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‘The mayor of old-school corruption’: Jurors set to decide Correia’s fate after final arguments

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BOSTON (WPRI) — The corruption case against former Fall River Mayor Jasiel Correia is officially in the hands of the jury, after lengthy closing arguments and jury instructions Monday.

The 12 jurors plan to return Tuesday morning to begin their deliberations.

The prosecution and defense each made their final attempts to convince the jurors Monday morning for more than three hours combined.

In his final argument, Assistant U.S. Attorney Zachary Hafer said the government’s 33 witnesses and mountains of documents provided “overwhelming evidence” of Correia’s guilt, adding that the 24 counts of fraud, filing false tax returns, bribery, and extortion he faces were the result of “greed and hubris.”

He called Correia “the mayor of old-school corruption.”

“You listened as marijuana vendor after marijuana vendor dramatically described old school, pay-to-play political corruption where the defendant shook them down,” Hafer said. “What he wanted was money, and what he wanted was power. Money he was willing to steal, and power he was willing to sell.”

While mayor of Fall River, prosecutors claim Correia extorted bribes from prospective marijuana store owners in exchange for his signature on a non-opposition letter that was required by state law.

Four prospective owners testified to paying bribes, with one claiming to have handed Correia cash directly inside his city-owned SUV. The others said they negotiated the bribes through middlemen – Tony Costa, Hildegar Camara and David Hebert – all three of whom pleaded guilty in the case.

Correia’s defense attorney Kevin Reddington, in his own closing argument, pointed the finger at the middlemen, theorizing they were keeping the bribes for themselves and using their relationships with Correia to claim the bribes were going to the mayor in exchange for the letters.

“There were 14 letters of non-opposition,” Reddington said. “The only ones who said they were shaken down with the ones involving Costa, Camara and Hebert.”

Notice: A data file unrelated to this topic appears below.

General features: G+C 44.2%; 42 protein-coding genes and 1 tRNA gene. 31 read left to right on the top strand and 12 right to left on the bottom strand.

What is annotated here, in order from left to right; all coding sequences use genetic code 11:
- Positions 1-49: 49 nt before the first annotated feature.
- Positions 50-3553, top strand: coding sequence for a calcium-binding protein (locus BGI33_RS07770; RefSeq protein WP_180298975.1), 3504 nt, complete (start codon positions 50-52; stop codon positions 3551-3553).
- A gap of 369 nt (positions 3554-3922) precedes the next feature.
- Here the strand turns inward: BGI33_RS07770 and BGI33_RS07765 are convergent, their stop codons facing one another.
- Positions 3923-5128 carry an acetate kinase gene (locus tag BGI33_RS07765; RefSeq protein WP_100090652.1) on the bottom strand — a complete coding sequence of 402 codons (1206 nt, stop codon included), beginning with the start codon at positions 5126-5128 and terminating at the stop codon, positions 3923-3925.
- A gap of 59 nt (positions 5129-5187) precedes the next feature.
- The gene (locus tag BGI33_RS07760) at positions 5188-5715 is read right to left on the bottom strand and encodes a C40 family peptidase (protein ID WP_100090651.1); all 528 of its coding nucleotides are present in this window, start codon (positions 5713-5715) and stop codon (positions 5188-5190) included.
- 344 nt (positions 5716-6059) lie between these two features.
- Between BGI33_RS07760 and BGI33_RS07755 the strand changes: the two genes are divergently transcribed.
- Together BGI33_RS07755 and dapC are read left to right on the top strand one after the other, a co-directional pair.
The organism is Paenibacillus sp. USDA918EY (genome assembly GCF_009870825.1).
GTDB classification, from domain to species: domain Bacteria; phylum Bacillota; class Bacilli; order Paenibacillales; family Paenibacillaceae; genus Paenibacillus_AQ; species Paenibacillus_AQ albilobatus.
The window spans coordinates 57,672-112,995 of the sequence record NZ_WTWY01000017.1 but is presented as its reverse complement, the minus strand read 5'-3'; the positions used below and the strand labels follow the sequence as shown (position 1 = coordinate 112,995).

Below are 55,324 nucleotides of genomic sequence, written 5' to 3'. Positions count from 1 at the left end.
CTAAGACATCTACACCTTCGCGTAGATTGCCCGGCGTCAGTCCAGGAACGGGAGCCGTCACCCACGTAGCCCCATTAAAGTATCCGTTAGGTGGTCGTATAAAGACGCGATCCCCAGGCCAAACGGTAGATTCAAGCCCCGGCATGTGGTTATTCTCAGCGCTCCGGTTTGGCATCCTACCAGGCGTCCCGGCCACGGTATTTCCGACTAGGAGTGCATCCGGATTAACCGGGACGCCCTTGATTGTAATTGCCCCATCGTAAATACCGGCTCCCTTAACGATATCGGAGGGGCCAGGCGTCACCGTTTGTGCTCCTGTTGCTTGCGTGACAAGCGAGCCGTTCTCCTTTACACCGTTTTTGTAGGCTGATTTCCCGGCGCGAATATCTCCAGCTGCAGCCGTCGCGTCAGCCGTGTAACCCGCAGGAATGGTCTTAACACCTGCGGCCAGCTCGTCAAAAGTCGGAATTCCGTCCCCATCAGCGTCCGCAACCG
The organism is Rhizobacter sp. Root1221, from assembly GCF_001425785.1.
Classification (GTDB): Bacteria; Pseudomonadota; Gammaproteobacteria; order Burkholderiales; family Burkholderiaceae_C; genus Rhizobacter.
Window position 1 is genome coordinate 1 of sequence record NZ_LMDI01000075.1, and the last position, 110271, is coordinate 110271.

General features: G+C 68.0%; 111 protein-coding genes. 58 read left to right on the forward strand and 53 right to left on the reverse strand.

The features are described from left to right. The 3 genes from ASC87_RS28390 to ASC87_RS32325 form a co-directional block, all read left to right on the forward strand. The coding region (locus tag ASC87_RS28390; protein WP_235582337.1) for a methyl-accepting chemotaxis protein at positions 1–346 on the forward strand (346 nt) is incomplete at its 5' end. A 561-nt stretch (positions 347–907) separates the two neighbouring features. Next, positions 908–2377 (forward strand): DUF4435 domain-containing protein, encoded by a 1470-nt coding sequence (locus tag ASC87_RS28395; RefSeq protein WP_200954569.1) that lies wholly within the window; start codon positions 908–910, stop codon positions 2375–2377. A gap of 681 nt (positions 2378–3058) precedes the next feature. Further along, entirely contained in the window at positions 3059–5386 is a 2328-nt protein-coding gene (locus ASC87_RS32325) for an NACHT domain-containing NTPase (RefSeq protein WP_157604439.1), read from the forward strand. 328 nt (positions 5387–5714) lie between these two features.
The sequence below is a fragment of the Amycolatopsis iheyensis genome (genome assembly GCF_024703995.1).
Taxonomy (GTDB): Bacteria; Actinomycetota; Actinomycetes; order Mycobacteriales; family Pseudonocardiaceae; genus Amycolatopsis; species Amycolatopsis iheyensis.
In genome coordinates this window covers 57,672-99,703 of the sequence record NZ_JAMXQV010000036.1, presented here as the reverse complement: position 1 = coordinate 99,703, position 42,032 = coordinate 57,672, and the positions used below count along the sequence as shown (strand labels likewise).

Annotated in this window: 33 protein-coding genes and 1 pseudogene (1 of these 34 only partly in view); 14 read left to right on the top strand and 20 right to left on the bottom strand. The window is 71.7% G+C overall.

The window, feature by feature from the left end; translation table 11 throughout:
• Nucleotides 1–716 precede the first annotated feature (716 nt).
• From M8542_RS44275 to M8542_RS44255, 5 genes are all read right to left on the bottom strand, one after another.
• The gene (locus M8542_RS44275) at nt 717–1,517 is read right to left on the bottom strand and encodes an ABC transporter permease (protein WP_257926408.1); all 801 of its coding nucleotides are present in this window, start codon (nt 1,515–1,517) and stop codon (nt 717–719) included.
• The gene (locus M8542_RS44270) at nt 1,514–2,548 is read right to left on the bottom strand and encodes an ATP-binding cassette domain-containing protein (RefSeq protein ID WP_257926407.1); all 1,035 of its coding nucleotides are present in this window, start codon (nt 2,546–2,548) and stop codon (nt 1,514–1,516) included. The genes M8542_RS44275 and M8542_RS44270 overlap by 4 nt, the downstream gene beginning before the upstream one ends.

Costa and Camara both testified for the prosecution in the case, while Hebert was not called to the stand.

As for the alleged bribe from Charles Saliby – the one that wasn’t through a middleman – Reddington dismissed it as ridiculous that Correia would roll up in his mayoral SUV and pick up a box of cash.

“The meeting never happened,” Reddington said, adding that Correia knew he was under federal investigation by that time and would not have done anything illegal.

Some of the trial focused on allegations dating back before Correia was mayor, when he launched a tech company called SnoOwl and solicited hundreds of thousands of dollars in investment money, which prosecutors say he spent on a “lavish lifestyle.”

Hafer played for the jury a clip from a 2015 mayoral debate between Correia and then-Mayor Sam Sutter, where Correia said he would spend taxpayer dollars wisely, just as he did with his investors’ money.

The SnoOwl bank accounts were depleted by that time, Hafer said, and Correia had ripped off the investors by spending their money on strip clubs, travel, and luxury goods.

“He had no problem looking the voters in the eye and saying he spent this money wisely when he knew it wasn’t true,” Hafer said.

But Reddington said it was a matter of naiveté – not intent to defraud – that led Correia to spend the majority of the investment money on himself.

“He thought mistakenly that this was money that was his, because it was his job,” Reddington said, even though multiple witnesses testified that Correia pledged he would not take a salary from the startup company. (Correia also did not declare the income on his tax returns, according to an IRS agent who took the stand.)

The final count in the case is bribery, based on an accusation that Correia took half his chief of staff Genoveva Andrade’s salary as a kickback. Andrade has already pleaded guilty to the charge, among others, but the jury never heard testimony from her.

Instead, the evidence presented for that count include bank records showing Andrade wrote checks to Correia each time her city paycheck came in. Plus, a marijuana vendor named Christopher Harkins said he had lunch with Andrade and she told him she had to give Correia half her salary.

“How on earth could Chris Harkins come up with such a bizarre arrangement and statement if Gen Andrade hadn’t said it?” Hafer argued.

“That’s the silliest charge here,” Reddington said, claiming Andrade gave Correia the money as a loan for his legal defense. “You’ve heard from numerous witnesses that Gen Andrade was like a mother to him.”

“If that’s true, he took 22,800 from his mother,” Hafer countered.

In two hours’ worth of jury instructions Monday afternoon, Judge Douglas Woodlock told the jury not to draw any conclusions from the fact that Correia did not take the stand to defend himself. 

“The defendant doesn’t have to testify,” Woodlock said. “It is emblazoned in our Constitution. Any individual who is accused can stand and say, ‘prove it.'”

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